Gov. Rick Perry will call on Texas public universities to freeze tuition for the (first) four years a student attends, he said Friday night.
In discussing his intentions for higher education in the coming Legislative session, Perry said he would push for a freeze so that incoming students can know exactly how much tuition will cost them if they graduate in four years. Students who have too good of a time and require a fifth year would then have to pay a higher tuition rate.
“It makes sense to tell incoming freshmen: Here’s what your tuition is going to be,” Perry said at the Texas Tribune Festival on the UT campus.
The proposal follows on previous suggestions Perry has made for making higher education more affordable and accessible, including challenging the state’s colleges and universities to design and deliver a $10,000 four-year degree and to better utilize campus buildings.
The University of Texas at Dallas currently has fixed four-year tuition rates. They also happen to be the highest tuition rates in The University of Texas System.
Gary Susswein, a spokesman for UT-Austin, declined to comment on the four-year freeze, saying the proposal will be reviewed.
“We are very much in line with the goal of increasing four-year graduation rates,” Susswein said, with a target of 70 percent by 2016. “President Powers has said that ultimately that’s the best way to keep down higher education costs.”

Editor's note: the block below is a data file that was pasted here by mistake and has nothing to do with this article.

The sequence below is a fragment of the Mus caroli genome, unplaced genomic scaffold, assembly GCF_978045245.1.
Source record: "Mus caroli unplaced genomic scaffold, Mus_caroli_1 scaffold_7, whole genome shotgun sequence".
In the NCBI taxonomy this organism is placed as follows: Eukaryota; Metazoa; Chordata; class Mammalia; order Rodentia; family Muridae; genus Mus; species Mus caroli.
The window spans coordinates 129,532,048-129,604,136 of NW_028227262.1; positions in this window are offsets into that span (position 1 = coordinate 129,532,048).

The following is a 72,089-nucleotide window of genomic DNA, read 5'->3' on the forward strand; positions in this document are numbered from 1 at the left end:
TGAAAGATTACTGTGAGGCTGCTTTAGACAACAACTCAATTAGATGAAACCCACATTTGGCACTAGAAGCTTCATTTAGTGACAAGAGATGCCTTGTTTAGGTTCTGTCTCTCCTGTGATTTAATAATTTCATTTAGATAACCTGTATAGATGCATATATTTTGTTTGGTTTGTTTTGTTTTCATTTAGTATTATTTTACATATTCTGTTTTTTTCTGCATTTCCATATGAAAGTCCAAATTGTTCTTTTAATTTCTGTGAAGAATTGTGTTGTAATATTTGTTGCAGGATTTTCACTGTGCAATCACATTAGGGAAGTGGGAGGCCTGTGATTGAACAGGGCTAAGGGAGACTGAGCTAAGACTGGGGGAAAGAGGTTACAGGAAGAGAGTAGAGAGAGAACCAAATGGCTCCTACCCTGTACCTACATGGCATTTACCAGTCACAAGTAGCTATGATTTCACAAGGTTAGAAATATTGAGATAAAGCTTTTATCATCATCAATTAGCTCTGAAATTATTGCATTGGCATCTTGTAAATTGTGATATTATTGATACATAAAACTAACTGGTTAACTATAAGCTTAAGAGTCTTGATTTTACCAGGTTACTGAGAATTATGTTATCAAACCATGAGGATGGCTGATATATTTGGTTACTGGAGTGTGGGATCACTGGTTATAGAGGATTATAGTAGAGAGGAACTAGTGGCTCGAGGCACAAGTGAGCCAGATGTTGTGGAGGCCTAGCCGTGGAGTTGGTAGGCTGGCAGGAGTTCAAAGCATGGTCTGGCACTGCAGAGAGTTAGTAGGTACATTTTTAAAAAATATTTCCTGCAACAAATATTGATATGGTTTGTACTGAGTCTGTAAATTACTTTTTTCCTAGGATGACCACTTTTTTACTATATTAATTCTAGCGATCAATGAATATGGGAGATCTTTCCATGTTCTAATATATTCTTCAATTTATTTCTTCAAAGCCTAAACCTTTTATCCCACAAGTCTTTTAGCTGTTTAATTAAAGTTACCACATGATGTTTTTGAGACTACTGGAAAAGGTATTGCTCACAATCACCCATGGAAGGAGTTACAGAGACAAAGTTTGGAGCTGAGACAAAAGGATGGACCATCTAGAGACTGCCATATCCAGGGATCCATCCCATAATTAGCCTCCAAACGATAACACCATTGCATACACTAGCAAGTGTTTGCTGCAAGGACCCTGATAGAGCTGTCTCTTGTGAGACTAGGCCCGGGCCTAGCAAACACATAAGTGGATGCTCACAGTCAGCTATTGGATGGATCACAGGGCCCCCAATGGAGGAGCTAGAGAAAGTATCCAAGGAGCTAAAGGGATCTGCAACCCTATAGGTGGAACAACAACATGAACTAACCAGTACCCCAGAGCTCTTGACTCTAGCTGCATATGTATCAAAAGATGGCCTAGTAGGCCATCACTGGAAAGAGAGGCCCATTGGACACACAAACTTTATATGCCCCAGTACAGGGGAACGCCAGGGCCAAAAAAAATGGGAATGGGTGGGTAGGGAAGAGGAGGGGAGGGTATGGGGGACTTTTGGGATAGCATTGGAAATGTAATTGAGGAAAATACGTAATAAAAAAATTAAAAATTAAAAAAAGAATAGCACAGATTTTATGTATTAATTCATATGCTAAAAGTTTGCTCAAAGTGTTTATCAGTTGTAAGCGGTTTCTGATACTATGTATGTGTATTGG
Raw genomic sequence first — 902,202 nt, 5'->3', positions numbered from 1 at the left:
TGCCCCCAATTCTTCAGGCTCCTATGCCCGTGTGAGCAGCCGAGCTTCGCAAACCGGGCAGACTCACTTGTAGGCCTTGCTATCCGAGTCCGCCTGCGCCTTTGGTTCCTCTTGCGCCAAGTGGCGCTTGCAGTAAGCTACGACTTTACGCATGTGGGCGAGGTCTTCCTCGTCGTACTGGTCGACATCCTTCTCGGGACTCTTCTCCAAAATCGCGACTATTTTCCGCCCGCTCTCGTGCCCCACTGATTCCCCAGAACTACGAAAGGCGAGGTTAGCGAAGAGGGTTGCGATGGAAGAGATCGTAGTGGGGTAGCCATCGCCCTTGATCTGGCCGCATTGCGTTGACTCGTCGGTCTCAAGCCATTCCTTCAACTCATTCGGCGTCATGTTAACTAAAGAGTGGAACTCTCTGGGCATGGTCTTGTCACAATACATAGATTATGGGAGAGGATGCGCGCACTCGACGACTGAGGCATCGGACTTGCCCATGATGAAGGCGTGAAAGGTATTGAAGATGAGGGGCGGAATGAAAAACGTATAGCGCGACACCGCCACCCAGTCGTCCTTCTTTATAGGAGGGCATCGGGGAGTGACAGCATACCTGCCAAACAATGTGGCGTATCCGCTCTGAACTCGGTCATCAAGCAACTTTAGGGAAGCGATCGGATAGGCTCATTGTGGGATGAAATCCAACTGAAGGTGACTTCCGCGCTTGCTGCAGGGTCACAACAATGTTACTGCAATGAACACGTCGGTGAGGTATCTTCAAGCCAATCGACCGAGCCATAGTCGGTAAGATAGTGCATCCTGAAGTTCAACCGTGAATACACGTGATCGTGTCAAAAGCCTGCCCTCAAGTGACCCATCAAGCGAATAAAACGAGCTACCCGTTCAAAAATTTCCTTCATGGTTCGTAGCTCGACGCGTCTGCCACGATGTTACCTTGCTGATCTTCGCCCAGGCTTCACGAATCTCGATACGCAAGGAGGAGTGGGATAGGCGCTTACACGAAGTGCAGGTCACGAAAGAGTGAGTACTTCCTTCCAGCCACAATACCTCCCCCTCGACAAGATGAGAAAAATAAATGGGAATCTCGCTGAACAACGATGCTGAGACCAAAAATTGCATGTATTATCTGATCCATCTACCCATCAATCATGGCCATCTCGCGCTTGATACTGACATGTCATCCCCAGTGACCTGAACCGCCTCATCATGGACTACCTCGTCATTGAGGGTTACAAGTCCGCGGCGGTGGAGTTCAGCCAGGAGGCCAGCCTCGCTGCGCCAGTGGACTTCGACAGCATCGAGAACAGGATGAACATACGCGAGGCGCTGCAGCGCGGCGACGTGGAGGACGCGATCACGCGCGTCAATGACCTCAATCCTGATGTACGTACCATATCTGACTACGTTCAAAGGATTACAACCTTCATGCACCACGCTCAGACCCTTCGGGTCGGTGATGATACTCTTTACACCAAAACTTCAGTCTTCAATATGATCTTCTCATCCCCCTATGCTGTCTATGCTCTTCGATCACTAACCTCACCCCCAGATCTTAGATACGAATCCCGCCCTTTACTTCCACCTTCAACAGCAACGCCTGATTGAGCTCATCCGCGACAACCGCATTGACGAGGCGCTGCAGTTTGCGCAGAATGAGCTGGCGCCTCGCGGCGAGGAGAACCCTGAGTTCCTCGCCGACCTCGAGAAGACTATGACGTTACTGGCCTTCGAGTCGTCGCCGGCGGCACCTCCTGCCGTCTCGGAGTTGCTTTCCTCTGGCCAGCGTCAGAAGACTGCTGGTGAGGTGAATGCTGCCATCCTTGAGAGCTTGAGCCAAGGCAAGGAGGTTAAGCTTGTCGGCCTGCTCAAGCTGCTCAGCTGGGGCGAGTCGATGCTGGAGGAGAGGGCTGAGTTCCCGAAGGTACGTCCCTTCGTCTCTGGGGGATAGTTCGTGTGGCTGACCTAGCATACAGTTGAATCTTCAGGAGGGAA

Perry also sort of addressed rumors that he has it in for UT-Austin President Bill Powers.
“Bill Powers will be master of his own ship,” Perry said, but that the UT System regents will ultimately decide if he keeps his job. Not exactly a ringing endorsement, but nor was it openly hostile.
Perry, a graduate of Texas A&M, did have some kind words for UT, the former arch-rival of his alma mater. Now that A&M is in the SEC and the Horns and Aggies no longer square off, he said he cheers for the Longhorns 365 days a year, instead of 364.
“I do have a thing about UT,” he said. “I love this university.”
Update: UT System Chancellor Francisco Cigarroa said today that while he supports the idea of fixed tuition for four years, he cautions against mandating it.
“Four-year fixed tuition should be an option at all institutions,” Cigarroa said. “But one size does not fit all.
Cigarroa added while UT-Dallas has had great success with four-year fixed tuition, is optional at UT-El Paso and many of the students there who work part-time decline fixed tuition for various reasons.
Alcalde file photo.